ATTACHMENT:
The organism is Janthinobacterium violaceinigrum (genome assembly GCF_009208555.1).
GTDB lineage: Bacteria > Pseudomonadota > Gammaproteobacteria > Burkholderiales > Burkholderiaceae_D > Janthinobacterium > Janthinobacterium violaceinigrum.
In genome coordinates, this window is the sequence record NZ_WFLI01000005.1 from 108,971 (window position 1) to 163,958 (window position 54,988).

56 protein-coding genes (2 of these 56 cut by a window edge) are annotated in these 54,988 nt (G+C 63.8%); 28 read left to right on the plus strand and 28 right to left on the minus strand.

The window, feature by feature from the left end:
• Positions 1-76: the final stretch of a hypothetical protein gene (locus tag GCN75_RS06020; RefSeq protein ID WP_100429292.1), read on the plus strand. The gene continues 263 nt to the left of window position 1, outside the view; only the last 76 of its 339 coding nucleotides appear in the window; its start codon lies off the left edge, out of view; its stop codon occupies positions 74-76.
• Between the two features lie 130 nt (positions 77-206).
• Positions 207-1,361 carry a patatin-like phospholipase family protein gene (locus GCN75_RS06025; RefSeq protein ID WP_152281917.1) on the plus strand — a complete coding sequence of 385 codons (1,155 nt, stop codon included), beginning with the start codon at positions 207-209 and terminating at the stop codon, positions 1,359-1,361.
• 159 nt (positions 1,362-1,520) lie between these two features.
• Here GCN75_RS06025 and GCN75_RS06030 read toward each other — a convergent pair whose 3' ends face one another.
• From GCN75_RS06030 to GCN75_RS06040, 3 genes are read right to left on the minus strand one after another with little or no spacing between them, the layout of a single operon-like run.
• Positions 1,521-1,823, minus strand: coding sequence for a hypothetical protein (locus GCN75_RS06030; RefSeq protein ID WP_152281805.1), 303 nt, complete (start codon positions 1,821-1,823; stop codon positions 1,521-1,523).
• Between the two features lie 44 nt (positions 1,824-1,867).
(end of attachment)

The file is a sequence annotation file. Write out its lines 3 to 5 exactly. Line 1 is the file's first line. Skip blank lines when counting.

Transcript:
In genome coordinates, this window is the sequence record NZ_WFLI01000005.1 from 108,971 (window position 1) to 163,958 (window position 54,988).

56 protein-coding genes (2 of these 56 cut by a window edge) are annotated in these 54,988 nt (G+C 63.8%); 28 read left to right on the plus strand and 28 right to left on the minus strand.

The window, feature by feature from the left end: